She doesn't hear anything he says after that; she just runs. There's barely ten feet in between them, but still Amy doesn't think she has ever run so fast. She all but crashes into him and nearly sends him tumbling over. Her hands bury against her chest, the beats of his hearts pounding against them, and her vision blurs a bit.

"It's you," she breathes. "You're alright." Her voice cracks. "Oh God, you're alright."

His eyes widen and he immediately wraps his arms around her. "Of course I'm alright. I'm always alright."

Amy holds him as tight to her as she possibly can. And maybe it's the alcohol, or the nightmare she's had, or because she's barely slept, or maybe because it's been months since she's last seen him, but whatever the reason, she breaks. She starts crying.

Vaguely she hears him panic a bit, ask her what's wrong and what happened, but she can't bring herself to choke out an answer. And it's absolutely stupid, she knows, because it's only been a few months and, especially compared to the lifetime she's waited, a few months is nothing. But this time is different. She can't explain why, but it is–so, so very different. And Amy can't help it, she just cries. She holds onto him and cries and cries. She can't even tell if she's scared or upset or happy or whatever other stupid emotion she's meant to feel. It doesn't really matter though, does it? Because he's here and he's back and he's alive.

Oh God, he's alive.

She has no idea how long it is before she stops, but by the time she does, she's sitting back on the sofa. When had that even happened? She doesn't remember moving. Then again, he always did have this strange ability to carry her away without her realising it.

"Amy," he says, crouching in front of her, "what happened?"

And suddenly she feels so stupid. What the hell can she even tell him now? That she dreamt about the time she saw him die? Yeah, that'll go over well.

She shakes her head, refusing to meet his gaze. "Nothing. Forget about it."

"I'd hardly call that nothing, Pond." She knows he's right, but she still refuses to meet his gaze. "Amelia," he breathes; he takes her head in between his hands and directs her eyes back at him.

"It's stupid," she tells him. A small smile tugs at his lips, but he doesn't say anything.

She knows she should probably break away, change the subject, pull a Doctor, but she doesn't. You see, he looks at her in this way that makes it impossible for her to look away. He's worried, concerned. A part of her wants to tell him, if for no other reason than to calm him down. It's a pretty big damn part of her too, and, in the end, it wins. She's never actually been able to resist him after all. She pretends like she can, but let's be honest here: he's her Raggedy Doctor. He's had her ever since she was seven.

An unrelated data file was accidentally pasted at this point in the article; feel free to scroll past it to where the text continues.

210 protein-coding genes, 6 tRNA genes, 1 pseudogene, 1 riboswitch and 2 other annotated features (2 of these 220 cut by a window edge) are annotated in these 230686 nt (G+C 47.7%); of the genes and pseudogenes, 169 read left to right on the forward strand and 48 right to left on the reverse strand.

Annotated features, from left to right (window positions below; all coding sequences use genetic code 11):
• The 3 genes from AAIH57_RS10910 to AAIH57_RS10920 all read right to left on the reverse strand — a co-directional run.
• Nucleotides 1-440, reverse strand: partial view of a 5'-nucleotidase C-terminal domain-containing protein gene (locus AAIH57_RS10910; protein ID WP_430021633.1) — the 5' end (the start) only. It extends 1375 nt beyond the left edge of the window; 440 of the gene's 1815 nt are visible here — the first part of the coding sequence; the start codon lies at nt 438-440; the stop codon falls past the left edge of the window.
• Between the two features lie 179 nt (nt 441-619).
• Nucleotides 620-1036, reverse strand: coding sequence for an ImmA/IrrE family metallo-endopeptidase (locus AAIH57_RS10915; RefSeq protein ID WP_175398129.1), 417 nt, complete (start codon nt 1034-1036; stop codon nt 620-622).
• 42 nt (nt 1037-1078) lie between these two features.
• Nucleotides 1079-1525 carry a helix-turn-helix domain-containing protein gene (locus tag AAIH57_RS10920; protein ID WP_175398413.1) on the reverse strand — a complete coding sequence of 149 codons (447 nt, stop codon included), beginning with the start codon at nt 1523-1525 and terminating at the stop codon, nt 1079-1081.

"I... I had a nightmare." Oh God, that sounds even more pathetic out loud. "A memory."

"Involving me." It isn't really a question, but she nods anyways. "About what?" She shakes her head. He frowns. "Amy…"

"I can't," she tries to explain.

"Rubbish. Of course you can. You can always tell me."

"No, I really can't."

He frowns and stares at her for a moment. "Is someone making you say that? Are you being threatened?"

Amy snorts. "Shut up, you know I'm not."

His frown deepens. "Then why won't you tell me?"

"Because it hasn't happened yet!" The words fall out of her mouth without her permission. But the moment they do, her eyes widen and she snaps her mouth shut. Shit! All this time she's been able to keep quiet, only to spill because of a stupid dream? Way to go, moron.

Only, when she looks at him, he doesn't look, well, whatever it was she expected him to look. Instead he looks tired and guilty and old. So bloody old that she can see all of his nine hundred years on his stupid face. And, for one brief moment, he looks at her as if he understands; as if he knows.

Then, in the blink of an eye, it's gone. There's this stupid unreadable expression on his face and any trace of it is gone. Did she even see it? She thinks she did, but he can't know. There's no bloody way that he could possibly know, right? No, she thinks and mentally shakes the though from her mind, he doesn't know. It's the alcohol. That's all, yeah?

He brings his lips to her forehead. When he looks back down and her, he smiles softly, almost a bit sadly. "Okay," he nods.

Amy doesn't know what to say after that. All she knows is that she can't just sit there and stare at him like some sort of moron for much longer. She finally breaks his gaze and glances at his crooked bowtie. Red. It's the same one he'd been wearing the first time he had ever come back to her all those years ago. God, she'd hated the bloody thing back then; she'd thought it was absolutely ridiculous. Who actually wears a bowtie? Seriously. But now… well, now she can't imagine him without the stupid thing. Because it may be ridiculous, but then again, so is he. It suits him. She has no idea how she hadn't seen it from the start.

A gentle smile tugs at her lips and she straightens his bowtie. "So now what? Are you going to leave again now?"

"Is that what you want?"

"Yes, that's exactly what I want." She rolls her eyes.

He chuckles. "Sarcastic as ever, I see."

This time she grins. She doesn't say anything else, but she taps the spot on the sofa beside her. He smiles and obeys.

He waits a beat before he looks as if he just remembered the most important thing in the universe. "Amy, where's Rory?"

"Hospital," she answers automatically. "Nightshift," she explains. She's starting to feel the scotch and her head's a bit heavy now, so she rests it against his shoulder. He won't mind, she knows.

"Right. Of course. That would make sense. Nurses do tend to work there. Well, at least on Earth. The planet Thil on the other hand…" It doesn't take him long to start his ramblings after that. The idiot always was good at rambling on about nothing. The Doctor and his rambles.

It's funny, she thinks as her eyes grow heavier, how she used to pretend his rambles annoyed her. She acted as if she hated how much he blabbered on and on, usually without even making a bloody point. Honestly though (and she'll deny it to the end!), she loves his stupid, pointless rambles. He's always had this way of going on and saying nothing, but sometimes he says so much at the same time. He's clever with his words like that, you know?

And, for a moment, everything feels normal–right–and it's almost like they're back on the TARDIS again. She sits there, listening to his babbles with her head pressed against his tweed, and it feels magical in a way that only comes with being near her Doctor, almost a bit like a dream, you know? And she can't remember the last time in the past four months that she has ever felt more at peace.